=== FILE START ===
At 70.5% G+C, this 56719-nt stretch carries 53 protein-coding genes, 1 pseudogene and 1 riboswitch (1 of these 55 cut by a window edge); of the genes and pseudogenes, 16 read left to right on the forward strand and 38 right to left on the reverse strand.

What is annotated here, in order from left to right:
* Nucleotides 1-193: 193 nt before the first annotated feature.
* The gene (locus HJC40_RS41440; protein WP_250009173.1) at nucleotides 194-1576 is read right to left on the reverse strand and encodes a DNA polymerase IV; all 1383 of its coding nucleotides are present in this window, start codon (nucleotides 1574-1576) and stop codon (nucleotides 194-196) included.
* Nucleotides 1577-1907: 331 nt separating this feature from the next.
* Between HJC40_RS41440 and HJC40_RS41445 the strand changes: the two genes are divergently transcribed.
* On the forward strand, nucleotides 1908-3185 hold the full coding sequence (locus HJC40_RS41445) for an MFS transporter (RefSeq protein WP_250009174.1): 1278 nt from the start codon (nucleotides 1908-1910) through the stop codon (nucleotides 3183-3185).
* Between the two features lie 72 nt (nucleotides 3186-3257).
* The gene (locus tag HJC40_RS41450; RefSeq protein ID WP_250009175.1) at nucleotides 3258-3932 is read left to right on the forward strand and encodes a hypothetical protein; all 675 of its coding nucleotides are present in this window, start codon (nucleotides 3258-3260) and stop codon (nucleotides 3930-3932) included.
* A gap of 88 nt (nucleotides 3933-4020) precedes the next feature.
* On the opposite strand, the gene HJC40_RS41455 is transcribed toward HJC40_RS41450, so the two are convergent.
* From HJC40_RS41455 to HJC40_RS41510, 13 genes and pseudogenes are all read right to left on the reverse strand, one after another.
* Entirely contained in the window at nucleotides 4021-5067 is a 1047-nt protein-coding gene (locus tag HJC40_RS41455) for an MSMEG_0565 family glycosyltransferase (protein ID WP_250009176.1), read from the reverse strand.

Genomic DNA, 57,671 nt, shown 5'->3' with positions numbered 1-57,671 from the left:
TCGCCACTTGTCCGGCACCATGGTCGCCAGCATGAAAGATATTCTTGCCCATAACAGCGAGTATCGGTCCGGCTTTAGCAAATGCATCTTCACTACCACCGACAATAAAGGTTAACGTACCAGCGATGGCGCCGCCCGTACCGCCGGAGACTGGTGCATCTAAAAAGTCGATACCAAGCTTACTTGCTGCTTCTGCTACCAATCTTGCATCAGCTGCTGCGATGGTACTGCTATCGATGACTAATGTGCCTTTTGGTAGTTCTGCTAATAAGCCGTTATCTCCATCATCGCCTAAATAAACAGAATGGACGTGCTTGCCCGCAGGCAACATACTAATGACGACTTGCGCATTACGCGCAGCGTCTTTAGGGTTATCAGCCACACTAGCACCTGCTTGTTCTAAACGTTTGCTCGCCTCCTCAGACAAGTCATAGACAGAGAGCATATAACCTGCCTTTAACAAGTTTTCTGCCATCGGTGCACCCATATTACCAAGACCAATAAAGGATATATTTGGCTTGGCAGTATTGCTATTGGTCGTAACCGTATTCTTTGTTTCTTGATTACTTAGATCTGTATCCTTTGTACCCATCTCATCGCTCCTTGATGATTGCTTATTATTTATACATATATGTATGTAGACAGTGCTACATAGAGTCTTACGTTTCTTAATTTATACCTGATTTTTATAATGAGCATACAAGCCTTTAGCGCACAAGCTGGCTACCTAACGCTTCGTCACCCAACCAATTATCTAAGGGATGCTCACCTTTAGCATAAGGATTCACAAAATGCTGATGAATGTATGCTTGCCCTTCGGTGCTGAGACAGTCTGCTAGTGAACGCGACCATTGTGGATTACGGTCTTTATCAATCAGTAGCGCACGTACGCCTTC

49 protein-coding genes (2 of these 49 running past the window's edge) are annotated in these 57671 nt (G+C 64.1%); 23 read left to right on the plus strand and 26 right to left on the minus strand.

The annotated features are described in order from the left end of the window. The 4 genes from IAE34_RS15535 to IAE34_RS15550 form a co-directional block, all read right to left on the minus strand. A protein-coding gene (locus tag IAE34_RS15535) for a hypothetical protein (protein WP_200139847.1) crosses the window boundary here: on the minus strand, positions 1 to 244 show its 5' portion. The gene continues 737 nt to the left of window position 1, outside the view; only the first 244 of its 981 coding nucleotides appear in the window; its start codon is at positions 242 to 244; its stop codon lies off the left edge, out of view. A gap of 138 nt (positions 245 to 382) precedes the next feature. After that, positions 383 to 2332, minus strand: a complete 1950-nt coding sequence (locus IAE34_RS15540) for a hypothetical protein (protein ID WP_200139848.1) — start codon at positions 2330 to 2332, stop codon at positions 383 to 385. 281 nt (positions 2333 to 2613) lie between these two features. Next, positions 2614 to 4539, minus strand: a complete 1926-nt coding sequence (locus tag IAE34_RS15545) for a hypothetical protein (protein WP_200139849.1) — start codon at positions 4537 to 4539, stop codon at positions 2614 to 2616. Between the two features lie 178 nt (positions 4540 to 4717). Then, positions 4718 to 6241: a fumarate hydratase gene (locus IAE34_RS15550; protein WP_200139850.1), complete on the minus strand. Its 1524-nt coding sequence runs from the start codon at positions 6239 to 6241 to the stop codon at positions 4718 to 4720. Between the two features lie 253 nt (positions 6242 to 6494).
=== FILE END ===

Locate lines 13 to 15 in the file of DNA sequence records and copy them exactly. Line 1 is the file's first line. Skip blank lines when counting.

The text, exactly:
* Entirely contained in the window at nucleotides 4021-5067 is a 1047-nt protein-coding gene (locus tag HJC40_RS41455) for an MSMEG_0565 family glycosyltransferase (protein ID WP_250009176.1), read from the reverse strand.

Genomic DNA, 57,671 nt, shown 5'->3' with positions numbered 1-57,671 from the left:
TCGCCACTTGTCCGGCACCATGGTCGCCAGCATGAAAGATATTCTTGCCCATAACAGCGAGTATCGGTCCGGCTTTAGCAAATGCATCTTCACTACCACCGACAATAAAGGTTAACGTACCAGCGATGGCGCCGCCCGTACCGCCGGAGACTGGTGCATCTAAAAAGTCGATACCAAGCTTACTTGCTGCTTCTGCTACCAATCTTGCATCAGCTGCTGCGATGGTACTGCTATCGATGACTAATGTGCCTTTTGGTAGTTCTGCTAATAAGCCGTTATCTCCATCATCGCCTAAATAAACAGAATGGACGTGCTTGCCCGCAGGCAACATACTAATGACGACTTGCGCATTACGCGCAGCGTCTTTAGGGTTATCAGCCACACTAGCACCTGCTTGTTCTAAACGTTTGCTCGCCTCCTCAGACAAGTCATAGACAGAGAGCATATAACCTGCCTTTAACAAGTTTTCTGCCATCGGTGCACCCATATTACCAAGACCAATAAAGGATATATTTGGCTTGGCAGTATTGCTATTGGTCGTAACCGTATTCTTTGTTTCTTGATTACTTAGATCTGTATCCTTTGTACCCATCTCATCGCTCCTTGATGATTGCTTATTATTTATACATATATGTATGTAGACAGTGCTACATAGAGTCTTACGTTTCTTAATTTATACCTGATTTTTATAATGAGCATACAAGCCTTTAGCGCACAAGCTGGCTACCTAACGCTTCGTCACCCAACCAATTATCTAAGGGATGCTCACCTTTAGCATAAGGATTCACAAAATGCTGATGAATGTATGCTTGCCCTTCGGTGCTGAGACAGTCTGCTAGTGAACGCGACCATTGTGGATTACGGTCTTTATCAATCAGTAGCGCACGTACGCCTTC